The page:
On the Acta Diurna and Acta Senatus.
It is well known that there was a sort of journal at Rome analogous, perhaps, to our Gazette, but its nature and origin are somewhat uncertain. Suetonius (Caes. 20) has this account: “Inito honore, primus omnium instituit, ut tam Senatus quam populi diurna acta conficerentur et publicarentur,” which seems naturally to imply that the people's acta had been published every day before Caesar's consulship, and that he did the same thing for the acta of the senate. Before investigating these we must distinguish them from certain other acta:—(1) Civilia, containing a register of births, deaths, marriages, and divorces, called apographai by Polybius, and alluded to by Cicero (ad Fam. viii. 7) and others. These were at first intrusted to the care of the censors, afterwards to the praefecti aerarii. (2) Forensia, comprising lists of laws, plebiscites, elections of aediles, tribunes, &c. like the daemosia grammata at Athens, placed among the archives annexed to various temples, especially that of Saturn. (3) Iudiciaria, the legal reports, often called gesta, kept in a special tabularium, under the charge of military men discharged from active service. (4) Militaria, which contained reports of all the men employed in war, their height, age, conduct, accomplishments, &c. These were entrusted to an officer called librarius legionis (Veg. ii. 19), or sometimes tabularius castrensis, but so only in the later Latin. Other less strictly formal documents, as lists of cases, precedents, &c. seem to have been also called acta, but the above are the regular kinds.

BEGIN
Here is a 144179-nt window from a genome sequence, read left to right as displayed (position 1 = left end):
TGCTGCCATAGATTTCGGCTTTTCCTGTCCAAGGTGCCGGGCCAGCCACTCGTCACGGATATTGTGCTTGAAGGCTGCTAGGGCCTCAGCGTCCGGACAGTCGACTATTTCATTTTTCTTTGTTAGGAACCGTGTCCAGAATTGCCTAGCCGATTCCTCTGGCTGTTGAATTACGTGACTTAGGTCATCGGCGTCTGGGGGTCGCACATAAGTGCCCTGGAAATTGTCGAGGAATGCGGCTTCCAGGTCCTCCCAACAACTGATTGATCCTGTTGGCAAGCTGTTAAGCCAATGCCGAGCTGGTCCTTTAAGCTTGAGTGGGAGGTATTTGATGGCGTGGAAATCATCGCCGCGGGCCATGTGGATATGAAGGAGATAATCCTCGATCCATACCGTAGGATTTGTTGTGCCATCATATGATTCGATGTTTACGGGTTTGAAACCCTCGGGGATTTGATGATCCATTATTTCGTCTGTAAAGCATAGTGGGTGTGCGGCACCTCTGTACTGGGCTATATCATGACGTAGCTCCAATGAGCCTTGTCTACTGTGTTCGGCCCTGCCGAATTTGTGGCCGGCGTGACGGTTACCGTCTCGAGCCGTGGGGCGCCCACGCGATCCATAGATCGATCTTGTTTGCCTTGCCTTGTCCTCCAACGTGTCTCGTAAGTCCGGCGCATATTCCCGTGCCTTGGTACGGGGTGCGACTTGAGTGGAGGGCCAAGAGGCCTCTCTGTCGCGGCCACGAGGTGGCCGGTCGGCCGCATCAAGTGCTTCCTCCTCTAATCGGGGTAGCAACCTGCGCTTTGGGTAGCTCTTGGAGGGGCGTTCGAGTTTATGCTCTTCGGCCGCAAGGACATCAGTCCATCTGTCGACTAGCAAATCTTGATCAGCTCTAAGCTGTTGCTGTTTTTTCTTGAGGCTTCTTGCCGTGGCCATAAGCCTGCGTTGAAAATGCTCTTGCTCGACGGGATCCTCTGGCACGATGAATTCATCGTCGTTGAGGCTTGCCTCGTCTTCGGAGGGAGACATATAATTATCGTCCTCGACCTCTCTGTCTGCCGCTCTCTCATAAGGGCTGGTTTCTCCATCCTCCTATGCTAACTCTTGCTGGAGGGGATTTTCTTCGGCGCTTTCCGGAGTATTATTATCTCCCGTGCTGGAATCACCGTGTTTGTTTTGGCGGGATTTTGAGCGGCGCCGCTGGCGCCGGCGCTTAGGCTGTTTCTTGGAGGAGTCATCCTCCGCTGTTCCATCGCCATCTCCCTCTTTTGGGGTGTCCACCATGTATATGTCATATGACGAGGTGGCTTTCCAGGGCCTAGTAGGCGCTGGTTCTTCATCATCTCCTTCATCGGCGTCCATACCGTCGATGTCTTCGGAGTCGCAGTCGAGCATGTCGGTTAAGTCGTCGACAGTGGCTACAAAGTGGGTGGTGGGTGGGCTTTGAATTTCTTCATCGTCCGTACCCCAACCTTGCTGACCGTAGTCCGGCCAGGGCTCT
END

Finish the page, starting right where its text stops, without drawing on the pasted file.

The Acta Senatus or deliberations of the senate were not published until Caesar. They were kept jealously secret, as is proved by a quaint story by Cato, quoted in Aulus Gellius (i. 23). At all important deliberations a senator, usually the praetor as being one of the junior members, acted as secretary. In the imperial times this functionary was always a confidant of the emperor. The acta were sometimes inscribed on tabulae publicae (Cic. pro Sull. 14, 15), but only on occasions when it was held expedient to make them known. As a rule the publication of the resolution (Senatus Consultum) was the first intimation the people had of the decisions of their rulers. In the times of the emperors there were also acta of each emperor, apparently the memoranda of state councils held by him, and communicated to the senate for them to act upon. There appears also to have been acta of private families when the estates were large enough to make it worth while to keep them. These are alluded to in Petronius Arbiter (ch. 53). We are now come to the Acta Diurna, Populi, Urbana or Publica, by all which names the same thing is meant. The earliest allusion to them is in a passage of Sempronius Asellio, who distinguishes the annals from the diaria, which the Greeks call ephaemeris (ap. A. Gell. V. 18). When about the year 131 B.C. the Annales were redacted into a complete form, the acta probably begun. When Servius (ad. Aen. i. 373) says that the Annales registered each day all noteworthy events that had occurred, he is apparently confounding them with the acta, which seem to have quietly taken their place. During the time that Cicero was absent in Cilicia (62 B.C.) he received the news of town from his friend. Coelius (Cic. Fam. viii. 1, 8, 12, &c.). These news comprised all the topics which we should find now-a-days in a daily paper. Asconius Pedianus, a commentator on Cicero of the time of Claudius, in his notes on the Milo (p. 47, ed. Orell. 1833), quotes several passages from the acta, on the authority of which he bases some of his arguments. Among them are analyses of forensic orations, political and judicial; and it is therefore probable that these formed a regular portion of the daily journal in the latest age of the Republic. When Antony offered Caesar a crown on the feast of the Lupercalia, Caesar ordered it to be noted in the acta (Dio xliv. 11); Antony, as we know from Cicero, even entered the fact in the Fasti, or religious calendar. Augustus continued the publication of the Acta Populi, under certain limitations, analogous to the control exercised over journalism by the governments of modern Europe; but he interdicted that of the Acta Senatus (Suet. Aug. 36). Later emperors abridged even this liberty. A portico in Rome having been in danger of falling and shored up by a skilful architect, Tiberius forbade the publication of his name (Dio lvii. 21). Nero relaxed the supervision of the press, but it was afterwards re-established. For the genuine fragments of the Acta, see the treatise by Vict. Le Clerc, sur les journaux chez les Romains, from which this notice is taken.